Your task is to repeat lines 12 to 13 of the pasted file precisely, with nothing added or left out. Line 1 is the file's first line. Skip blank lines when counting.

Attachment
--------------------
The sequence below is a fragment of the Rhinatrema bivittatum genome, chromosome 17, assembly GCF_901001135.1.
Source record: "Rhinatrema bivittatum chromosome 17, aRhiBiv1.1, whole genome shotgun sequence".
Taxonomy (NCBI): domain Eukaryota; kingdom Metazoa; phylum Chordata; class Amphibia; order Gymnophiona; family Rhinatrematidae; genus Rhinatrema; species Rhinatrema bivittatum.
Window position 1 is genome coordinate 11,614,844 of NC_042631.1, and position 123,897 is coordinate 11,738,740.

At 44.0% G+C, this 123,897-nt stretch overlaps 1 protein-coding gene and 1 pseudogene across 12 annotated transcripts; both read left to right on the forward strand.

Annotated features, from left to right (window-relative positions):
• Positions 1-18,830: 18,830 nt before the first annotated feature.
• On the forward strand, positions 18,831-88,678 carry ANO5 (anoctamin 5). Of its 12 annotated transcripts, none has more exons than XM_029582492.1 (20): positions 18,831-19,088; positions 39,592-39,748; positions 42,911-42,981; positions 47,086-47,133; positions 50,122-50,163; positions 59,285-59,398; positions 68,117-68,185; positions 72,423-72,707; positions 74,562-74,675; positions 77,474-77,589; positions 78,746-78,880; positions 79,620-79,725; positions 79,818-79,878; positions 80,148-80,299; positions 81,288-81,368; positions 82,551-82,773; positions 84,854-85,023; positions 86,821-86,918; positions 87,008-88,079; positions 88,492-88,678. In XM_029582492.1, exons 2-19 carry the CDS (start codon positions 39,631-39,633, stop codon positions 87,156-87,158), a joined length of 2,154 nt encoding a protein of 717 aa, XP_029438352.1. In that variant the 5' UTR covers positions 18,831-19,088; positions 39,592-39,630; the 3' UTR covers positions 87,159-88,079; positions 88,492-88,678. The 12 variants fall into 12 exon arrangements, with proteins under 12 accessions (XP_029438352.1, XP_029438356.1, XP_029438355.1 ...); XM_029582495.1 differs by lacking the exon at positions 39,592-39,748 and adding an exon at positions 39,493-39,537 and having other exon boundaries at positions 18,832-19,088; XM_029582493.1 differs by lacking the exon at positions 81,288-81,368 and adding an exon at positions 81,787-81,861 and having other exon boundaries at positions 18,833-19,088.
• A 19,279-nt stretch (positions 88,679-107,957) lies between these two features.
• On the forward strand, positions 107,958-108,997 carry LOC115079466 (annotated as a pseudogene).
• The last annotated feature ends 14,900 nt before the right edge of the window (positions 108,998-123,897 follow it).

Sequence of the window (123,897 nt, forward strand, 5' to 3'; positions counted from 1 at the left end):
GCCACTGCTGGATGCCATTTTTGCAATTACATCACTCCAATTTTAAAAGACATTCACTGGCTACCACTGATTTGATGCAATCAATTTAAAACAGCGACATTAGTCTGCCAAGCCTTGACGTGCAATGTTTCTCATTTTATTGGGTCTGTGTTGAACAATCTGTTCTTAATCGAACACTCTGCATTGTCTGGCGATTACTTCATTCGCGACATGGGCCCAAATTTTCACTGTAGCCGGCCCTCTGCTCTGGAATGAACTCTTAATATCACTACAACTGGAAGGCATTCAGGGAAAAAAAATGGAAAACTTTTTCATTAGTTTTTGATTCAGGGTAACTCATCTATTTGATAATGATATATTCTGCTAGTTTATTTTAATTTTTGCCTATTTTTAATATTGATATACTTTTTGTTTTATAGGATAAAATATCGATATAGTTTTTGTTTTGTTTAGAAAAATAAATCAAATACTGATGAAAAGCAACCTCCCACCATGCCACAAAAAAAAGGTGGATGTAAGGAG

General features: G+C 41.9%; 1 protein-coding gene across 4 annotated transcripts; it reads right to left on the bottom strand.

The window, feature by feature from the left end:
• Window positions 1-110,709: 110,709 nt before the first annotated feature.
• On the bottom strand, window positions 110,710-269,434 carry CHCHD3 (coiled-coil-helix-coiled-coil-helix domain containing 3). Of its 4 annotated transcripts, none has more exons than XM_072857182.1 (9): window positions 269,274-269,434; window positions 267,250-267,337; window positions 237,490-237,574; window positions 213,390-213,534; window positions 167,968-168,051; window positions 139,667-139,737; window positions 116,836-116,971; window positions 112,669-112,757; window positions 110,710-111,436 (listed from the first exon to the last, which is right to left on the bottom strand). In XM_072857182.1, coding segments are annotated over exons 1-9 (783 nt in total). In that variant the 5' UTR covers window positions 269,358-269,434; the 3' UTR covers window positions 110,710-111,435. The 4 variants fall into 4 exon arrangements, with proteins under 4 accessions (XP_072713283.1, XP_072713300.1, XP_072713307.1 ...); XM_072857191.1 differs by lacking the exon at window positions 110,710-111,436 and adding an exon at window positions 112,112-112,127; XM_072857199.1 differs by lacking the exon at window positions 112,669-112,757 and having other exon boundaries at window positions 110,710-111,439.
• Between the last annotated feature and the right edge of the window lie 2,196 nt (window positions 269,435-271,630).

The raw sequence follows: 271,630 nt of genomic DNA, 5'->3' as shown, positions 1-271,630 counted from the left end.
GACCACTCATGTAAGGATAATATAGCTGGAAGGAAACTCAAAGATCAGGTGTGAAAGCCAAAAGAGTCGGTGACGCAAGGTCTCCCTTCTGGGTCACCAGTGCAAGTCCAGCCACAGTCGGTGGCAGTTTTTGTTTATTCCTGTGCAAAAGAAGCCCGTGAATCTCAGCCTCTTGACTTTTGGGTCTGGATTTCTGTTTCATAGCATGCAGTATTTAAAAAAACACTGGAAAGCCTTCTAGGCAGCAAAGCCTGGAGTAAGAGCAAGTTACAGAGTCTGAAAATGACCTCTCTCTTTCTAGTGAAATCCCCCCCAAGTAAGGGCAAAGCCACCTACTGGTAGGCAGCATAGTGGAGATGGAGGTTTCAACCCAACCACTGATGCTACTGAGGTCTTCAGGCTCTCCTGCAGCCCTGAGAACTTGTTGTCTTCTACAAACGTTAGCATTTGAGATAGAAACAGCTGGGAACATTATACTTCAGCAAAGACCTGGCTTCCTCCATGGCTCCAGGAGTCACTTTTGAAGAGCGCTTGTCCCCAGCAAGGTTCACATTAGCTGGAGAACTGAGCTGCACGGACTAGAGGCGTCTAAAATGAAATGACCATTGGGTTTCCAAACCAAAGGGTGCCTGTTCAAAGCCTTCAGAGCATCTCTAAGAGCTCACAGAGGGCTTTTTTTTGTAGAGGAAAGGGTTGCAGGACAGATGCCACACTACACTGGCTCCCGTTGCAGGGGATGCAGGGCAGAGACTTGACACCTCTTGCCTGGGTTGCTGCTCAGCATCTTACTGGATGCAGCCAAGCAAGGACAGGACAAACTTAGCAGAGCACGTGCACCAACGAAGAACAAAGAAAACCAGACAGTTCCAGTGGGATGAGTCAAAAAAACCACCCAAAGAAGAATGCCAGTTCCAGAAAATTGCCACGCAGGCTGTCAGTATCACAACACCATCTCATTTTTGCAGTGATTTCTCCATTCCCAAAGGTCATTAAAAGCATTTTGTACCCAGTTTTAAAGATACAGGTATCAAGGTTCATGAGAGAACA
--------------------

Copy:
Sequence of the window (123,897 nt, forward strand, 5' to 3'; positions counted from 1 at the left end):
GCCACTGCTGGATGCCATTTTTGCAATTACATCACTCCAATTTTAAAAGACATTCACTGGCTACCACTGATTTGATGCAATCAATTTAAAACAGCGACATTAGTCTGCCAAGCCTTGACGTGCAATGTTTCTCATTTTATTGGGTCTGTGTTGAACAATCTGTTCTTAATCGAACACTCTGCATTGTCTGGCGATTACTTCATTCGCGACATGGGCCCAAATTTTCACTGTAGCCGGCCCTCTGCTCTGGAATGAACTCTTAATATCACTACAACTGGAAGGCATTCAGGGAAAAAAAATGGAAAACTTTTTCATTAGTTTTTGATTCAGGGTAACTCATCTATTTGATAATGATATATTCTGCTAGTTTATTTTAATTTTTGCCTATTTTTAATATTGATATACTTTTTGTTTTATAGGATAAAATATCGATATAGTTTTTGTTTTGTTTAGAAAAATAAATCAAATACTGATGAAAAGCAACCTCCCACCATGCCACAAAAAAAAGGTGGATGTAAGGAG